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08STATE15648 2008-02-14 23:23:00 CONFIDENTIAL Secretary of State
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DE RUEHC #5648/01 0452328
O R 142323Z FEB 08
					  C O N F I D E N T I A L SECTION 01 OF 07 STATE 015648 



E.O. 12958: DECL: 02/11/18

1. (U) Classified by William Lucas, Office Director,
EUR/ERA. Reason: 1.4(b) and (d).

2. (U) This is an action request. See paragraph 13.

3. (SBU) Summary: EU Foreign Ministers will hold their
next General Affairs and External Relations Council
(GAERC) meeting in Brussels on February 18-19. We
expect the agenda to include: Western Balkans (Kosovo),
Israeli-Palestinian peace process, Iran, Chad, and
Burma. Posts are requested to include the SIPDIS
caption on their response cables. A background section
covering some of these issues is provided prior to a
section containing talking points. Points are to be
delivered as soon as possible at the appropriate level
to EU members only. Other posts should not/not deliver
these points.




4. (SBU) Our focus is on sustaining the momentum
generated at the November 27 Annapolis Conference, and
the December 17 Paris Donors' Conference. We continue
to encourage expanded budgetary support for the PA,
especially by Arab states. The next AHLC meeting on May
2 in the United Kingdom will provide a good opportunity
to push donors to meet and expand their budgetary
support to the PA. Secretary Rice has made clear, both
privately and publicly, that we must ensure continuous
progress in Israeli-Palestinians political negotiations
on core issues even in the face of unhelpful
developments (e.g., Dimona terrorist bombing, Gaza-Egypt
border situation) and that we cannot let this distract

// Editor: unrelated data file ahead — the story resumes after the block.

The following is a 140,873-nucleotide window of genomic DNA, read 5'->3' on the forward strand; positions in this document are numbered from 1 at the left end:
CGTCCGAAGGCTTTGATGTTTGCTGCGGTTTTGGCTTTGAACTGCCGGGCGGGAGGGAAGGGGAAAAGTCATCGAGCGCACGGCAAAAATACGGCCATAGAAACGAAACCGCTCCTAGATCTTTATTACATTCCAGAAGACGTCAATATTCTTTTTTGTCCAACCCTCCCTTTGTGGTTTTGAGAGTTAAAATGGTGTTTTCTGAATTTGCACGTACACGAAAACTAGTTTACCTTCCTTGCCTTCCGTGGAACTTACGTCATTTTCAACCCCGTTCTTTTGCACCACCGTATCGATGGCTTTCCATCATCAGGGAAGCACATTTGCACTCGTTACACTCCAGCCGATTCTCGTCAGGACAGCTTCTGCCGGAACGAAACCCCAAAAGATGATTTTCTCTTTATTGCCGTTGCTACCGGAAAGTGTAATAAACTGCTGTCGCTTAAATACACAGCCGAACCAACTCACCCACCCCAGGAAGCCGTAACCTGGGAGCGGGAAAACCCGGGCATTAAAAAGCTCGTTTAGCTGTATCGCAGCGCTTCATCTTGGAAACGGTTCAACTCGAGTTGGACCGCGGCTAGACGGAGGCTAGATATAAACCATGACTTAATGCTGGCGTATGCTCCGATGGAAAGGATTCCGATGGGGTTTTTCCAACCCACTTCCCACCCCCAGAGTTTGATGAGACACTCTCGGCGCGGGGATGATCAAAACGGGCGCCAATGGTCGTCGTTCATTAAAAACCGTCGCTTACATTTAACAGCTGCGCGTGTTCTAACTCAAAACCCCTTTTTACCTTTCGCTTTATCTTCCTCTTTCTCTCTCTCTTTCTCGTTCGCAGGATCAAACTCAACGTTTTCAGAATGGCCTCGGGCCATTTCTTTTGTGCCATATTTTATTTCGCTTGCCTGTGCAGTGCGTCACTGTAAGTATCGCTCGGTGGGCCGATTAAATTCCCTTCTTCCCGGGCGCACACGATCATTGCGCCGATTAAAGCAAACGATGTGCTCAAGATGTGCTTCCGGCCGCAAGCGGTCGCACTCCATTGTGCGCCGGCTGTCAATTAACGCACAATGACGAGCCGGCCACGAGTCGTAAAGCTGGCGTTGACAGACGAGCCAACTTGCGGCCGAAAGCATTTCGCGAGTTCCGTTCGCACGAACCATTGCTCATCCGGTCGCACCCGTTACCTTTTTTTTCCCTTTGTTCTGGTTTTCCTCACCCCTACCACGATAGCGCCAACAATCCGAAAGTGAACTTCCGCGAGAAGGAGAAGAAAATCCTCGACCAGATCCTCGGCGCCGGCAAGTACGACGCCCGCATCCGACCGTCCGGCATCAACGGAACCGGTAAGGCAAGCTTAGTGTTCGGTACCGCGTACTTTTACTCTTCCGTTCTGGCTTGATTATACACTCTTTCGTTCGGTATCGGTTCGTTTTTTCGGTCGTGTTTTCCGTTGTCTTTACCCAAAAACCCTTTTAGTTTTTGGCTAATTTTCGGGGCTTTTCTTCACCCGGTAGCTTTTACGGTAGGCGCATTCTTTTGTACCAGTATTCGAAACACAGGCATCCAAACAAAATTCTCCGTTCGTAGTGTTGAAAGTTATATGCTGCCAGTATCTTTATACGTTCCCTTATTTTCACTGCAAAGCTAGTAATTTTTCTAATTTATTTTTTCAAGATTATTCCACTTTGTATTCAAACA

from progress in talks between the parties. Our goals
remain Israeli-Palestinian Roadmap implementation,
Palestinian capacity building (the mission of Quartet
Representative Blair and LTG Keith Dayton's Security
Sector Reform), regional cooperation with Israel and
Arab support for this process, and progress on political
talks between Abbas and Olmert and their negotiating


5. (C) Iran's continued failure to suspend its
proliferations sensitive activities and to provide
complete and verifiable disclosure of its nuclear
activities through the IAEA Work Plan, as well as its
continued ballistic missile development, support for
terrorism, and willful violation of multiple UN Security
Council resolutions, underscores the need for increased
international pressure, both through the UNSC and by
urging states to implement additional sanctions
measures. The EU remains divided on adopting additional
sanctions on Iran. A significant number of EU Member
States prefer to wait for a third UNSC sanctions
resolution before adopting new EU sanctions, and it
appears possible that the EU will not adopt new
sanctions without a new UNSCR. However, as the UNSC
track moves forward, the French, British, and Germans
assure us that the EU will take autonomous steps.

6. (C) EU non-proliferation and regional experts met in
Brussels February 6 to discuss a new round of autonomous
EU designations of Iranian officials and entities
suspected of engaging in proliferation-related
activities. They considered new candidates for
designation under the EU's Common Policy on Restrictive